Gang-bangs and fist-fights

The Car Man | Old Vic, London
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The Independent Culture

After its long regional tour, Matthew Bourne's latest production for Adventures in Motion Pictures opened at the Old Vic on Wednesday. The company is banking a lot on its planned long-term association with this theatre, so the big question is, how well do they suit each other?

After its long regional tour, Matthew Bourne's latest production for Adventures in Motion Pictures opened at the Old Vic on Wednesday. The company is banking a lot on its planned long-term association with this theatre, so the big question is, how well do they suit each other?

Forget historical precedent; we all know that, although the Royal Ballet started there, it got out as soon as it could - and stayed out, leaving the Old Vic to drama. Forget, too, how horrified the renowned Lilian Baylis would probably have been that a show in her theatre should consist mostly of copulation, buggery, fist-fighting and murder.

What I did find disconcerting at first sight was the way the old-fashioned proscenium arch clashes with the sight that greets the audience on entry. The stage is already full of dancers pretending to go through the everyday life (that is, grappling, groping, whistling and bowling car tyres) of the Italian community in a small mid-Western American town circa 1960, named, with heavy irony, Harmony.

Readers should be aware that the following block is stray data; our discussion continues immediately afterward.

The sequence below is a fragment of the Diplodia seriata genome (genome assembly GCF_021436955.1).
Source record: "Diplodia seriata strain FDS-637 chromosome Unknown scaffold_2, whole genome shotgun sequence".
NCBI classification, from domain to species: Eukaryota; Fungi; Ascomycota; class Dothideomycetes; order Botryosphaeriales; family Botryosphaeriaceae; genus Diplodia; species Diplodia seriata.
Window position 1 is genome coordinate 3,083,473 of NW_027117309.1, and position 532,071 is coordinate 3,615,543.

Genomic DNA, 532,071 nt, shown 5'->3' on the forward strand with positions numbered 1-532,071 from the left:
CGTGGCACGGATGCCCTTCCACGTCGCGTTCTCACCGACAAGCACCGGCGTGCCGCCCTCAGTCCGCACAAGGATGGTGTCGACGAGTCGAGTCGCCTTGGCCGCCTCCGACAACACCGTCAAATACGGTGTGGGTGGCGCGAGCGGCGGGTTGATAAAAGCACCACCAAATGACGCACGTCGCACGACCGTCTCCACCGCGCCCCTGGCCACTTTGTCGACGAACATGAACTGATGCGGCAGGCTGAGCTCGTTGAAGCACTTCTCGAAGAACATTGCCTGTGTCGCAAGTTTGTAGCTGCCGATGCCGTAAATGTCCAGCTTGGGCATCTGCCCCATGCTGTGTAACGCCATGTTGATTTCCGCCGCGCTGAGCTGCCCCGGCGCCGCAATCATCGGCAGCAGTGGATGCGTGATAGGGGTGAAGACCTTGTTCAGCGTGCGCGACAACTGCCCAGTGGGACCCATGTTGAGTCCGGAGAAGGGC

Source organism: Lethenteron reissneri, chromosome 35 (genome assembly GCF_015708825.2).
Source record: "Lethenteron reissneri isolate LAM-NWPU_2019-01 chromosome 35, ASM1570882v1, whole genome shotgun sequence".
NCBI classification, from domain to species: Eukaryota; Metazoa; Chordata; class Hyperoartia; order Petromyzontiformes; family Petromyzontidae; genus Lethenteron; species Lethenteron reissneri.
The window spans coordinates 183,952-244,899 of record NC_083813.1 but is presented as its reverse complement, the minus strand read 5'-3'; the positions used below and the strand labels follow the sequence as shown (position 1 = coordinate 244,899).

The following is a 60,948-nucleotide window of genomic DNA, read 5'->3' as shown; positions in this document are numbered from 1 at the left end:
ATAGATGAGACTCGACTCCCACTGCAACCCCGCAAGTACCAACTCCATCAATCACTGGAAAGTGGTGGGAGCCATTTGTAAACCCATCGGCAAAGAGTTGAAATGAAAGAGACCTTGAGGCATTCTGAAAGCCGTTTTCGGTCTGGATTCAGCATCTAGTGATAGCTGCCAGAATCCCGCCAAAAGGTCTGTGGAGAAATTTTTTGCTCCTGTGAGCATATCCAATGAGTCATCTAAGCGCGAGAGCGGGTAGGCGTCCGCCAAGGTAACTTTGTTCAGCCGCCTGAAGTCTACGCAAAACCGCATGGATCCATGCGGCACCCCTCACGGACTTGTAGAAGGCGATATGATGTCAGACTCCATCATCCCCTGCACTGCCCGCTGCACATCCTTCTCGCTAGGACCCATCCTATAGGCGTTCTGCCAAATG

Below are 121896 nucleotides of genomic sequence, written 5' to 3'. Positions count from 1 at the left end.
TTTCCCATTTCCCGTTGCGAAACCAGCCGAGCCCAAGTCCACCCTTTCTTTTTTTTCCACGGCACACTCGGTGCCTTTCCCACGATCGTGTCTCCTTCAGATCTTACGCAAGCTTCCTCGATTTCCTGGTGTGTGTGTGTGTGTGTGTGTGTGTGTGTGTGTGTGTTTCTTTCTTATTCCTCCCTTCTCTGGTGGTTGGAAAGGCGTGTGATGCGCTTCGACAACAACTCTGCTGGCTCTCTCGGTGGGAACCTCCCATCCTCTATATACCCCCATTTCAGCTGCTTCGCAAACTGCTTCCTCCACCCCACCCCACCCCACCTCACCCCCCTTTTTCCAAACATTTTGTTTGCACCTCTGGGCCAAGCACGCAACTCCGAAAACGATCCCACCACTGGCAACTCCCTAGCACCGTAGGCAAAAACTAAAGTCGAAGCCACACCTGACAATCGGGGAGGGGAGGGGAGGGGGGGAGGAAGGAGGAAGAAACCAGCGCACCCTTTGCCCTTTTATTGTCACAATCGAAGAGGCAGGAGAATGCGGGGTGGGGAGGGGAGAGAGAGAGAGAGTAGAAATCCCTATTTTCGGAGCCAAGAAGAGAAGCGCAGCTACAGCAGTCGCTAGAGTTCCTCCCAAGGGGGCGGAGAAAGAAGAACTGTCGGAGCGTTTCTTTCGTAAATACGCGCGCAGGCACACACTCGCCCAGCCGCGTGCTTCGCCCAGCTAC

Still, Lez Brotherston's design for the piece, with its car repair shop and sleazy diner, is the show's strongest asset, and looks terrific once the house lights go down. Too bad that this evocation of reality is not matched in the choreography, which never makes any progress on the population's supposed activities other than gang-bangs and fist-fights.

The other big hit with the highly enthusiastic audience is the music. The familiar tunes from Bizet's opera Carmen are here presented in a considerably expanded arrangement by Terry Davies, which more than doubles the 40-minute ballet score Rodion Shchedrin made for his wife Maya Plisetskaya at the Bolshoi. It's played by a small orchestra (14 players on strings, percussion and keyboard only) that plays with enthusiasm under the musical director Brett Morris.

Enthusiasm is the best attribute of the cast, too. Character development is not a feature: only the victim, Angelo, shows more than one side of his nature, starting as a wimp and returning for revenge. Will Kemp carries that off well enough in the early scenes and excellently at the end, but the other leading men in the first cast are disappointing. Alan Vincent is nothing but a boring thug as Luca, the drifter anti-hero, while Scott Ambler is unconvincingly boring as Dino, who probably deserves to be killed for his tiresome flatulence.

The two leading women, Saranne Curtin and Etta Murfitt, are better. Both of them are direct, lively and sympathetic, although even Murfitt is defeated by Bourne's incredibly ham-fisted supposed parody of Martha Graham in the irrelevant and unfunny cabaret number. The supporting cast throw themselves without stint into their violent exercises; among them are two or three potentially interesting alternative casts for all the leads.

Booking to 9 Dec (020-7369 1762)

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